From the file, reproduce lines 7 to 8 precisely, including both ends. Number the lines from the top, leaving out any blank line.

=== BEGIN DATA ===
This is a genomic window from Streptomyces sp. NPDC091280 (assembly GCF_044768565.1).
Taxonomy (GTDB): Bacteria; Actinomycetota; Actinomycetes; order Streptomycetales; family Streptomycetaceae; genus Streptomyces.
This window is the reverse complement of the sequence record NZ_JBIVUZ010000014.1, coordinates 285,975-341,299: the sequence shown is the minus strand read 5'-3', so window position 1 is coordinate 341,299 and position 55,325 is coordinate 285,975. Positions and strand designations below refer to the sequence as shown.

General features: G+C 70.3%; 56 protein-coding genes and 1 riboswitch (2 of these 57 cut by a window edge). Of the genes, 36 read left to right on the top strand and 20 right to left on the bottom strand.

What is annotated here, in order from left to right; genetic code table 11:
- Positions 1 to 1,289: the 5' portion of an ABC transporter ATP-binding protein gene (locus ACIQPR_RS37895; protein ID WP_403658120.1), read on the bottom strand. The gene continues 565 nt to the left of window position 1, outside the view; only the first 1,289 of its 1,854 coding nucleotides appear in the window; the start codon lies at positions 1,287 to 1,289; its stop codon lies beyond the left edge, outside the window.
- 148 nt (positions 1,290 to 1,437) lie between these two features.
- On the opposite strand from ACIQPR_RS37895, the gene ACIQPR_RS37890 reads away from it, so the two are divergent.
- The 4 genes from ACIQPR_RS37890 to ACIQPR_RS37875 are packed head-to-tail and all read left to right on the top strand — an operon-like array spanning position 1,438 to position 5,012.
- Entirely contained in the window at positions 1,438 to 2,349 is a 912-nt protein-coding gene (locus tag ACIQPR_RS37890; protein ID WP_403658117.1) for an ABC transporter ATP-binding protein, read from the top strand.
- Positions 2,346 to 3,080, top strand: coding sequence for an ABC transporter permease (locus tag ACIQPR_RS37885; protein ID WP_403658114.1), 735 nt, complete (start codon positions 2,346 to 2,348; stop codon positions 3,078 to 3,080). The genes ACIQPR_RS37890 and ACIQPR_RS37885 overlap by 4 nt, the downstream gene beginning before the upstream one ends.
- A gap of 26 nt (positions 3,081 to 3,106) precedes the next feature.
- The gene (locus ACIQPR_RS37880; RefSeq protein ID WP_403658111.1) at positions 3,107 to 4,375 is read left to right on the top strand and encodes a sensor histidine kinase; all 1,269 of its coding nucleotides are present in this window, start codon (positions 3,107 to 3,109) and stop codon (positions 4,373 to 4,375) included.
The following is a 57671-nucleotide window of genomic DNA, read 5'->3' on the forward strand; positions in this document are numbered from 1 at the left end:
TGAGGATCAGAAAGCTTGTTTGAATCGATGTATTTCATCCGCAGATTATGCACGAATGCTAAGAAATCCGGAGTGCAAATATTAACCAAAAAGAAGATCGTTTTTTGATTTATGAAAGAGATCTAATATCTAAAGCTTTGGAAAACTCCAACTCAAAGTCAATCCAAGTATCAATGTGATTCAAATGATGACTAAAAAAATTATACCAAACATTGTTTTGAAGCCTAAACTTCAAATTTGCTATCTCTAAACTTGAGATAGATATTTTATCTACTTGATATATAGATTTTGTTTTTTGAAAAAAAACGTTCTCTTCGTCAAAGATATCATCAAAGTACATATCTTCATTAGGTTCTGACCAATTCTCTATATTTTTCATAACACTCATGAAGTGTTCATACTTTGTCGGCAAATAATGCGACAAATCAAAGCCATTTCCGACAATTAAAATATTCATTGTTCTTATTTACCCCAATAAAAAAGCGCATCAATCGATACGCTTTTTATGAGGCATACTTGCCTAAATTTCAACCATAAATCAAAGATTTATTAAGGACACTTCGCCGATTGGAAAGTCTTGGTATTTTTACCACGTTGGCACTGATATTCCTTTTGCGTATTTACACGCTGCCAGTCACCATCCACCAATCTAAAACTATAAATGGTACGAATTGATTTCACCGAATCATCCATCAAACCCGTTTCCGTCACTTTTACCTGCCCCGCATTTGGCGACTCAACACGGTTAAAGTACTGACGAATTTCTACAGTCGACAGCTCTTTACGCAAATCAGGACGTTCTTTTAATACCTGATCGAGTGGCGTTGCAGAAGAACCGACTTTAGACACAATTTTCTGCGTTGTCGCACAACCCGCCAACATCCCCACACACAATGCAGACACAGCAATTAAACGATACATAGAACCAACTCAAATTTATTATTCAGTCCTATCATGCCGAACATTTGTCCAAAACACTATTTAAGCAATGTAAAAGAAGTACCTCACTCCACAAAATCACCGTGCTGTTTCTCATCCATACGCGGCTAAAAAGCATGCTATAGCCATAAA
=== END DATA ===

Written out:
- 148 nt (positions 1,290 to 1,437) lie between these two features.
- On the opposite strand from ACIQPR_RS37895, the gene ACIQPR_RS37890 reads away from it, so the two are divergent.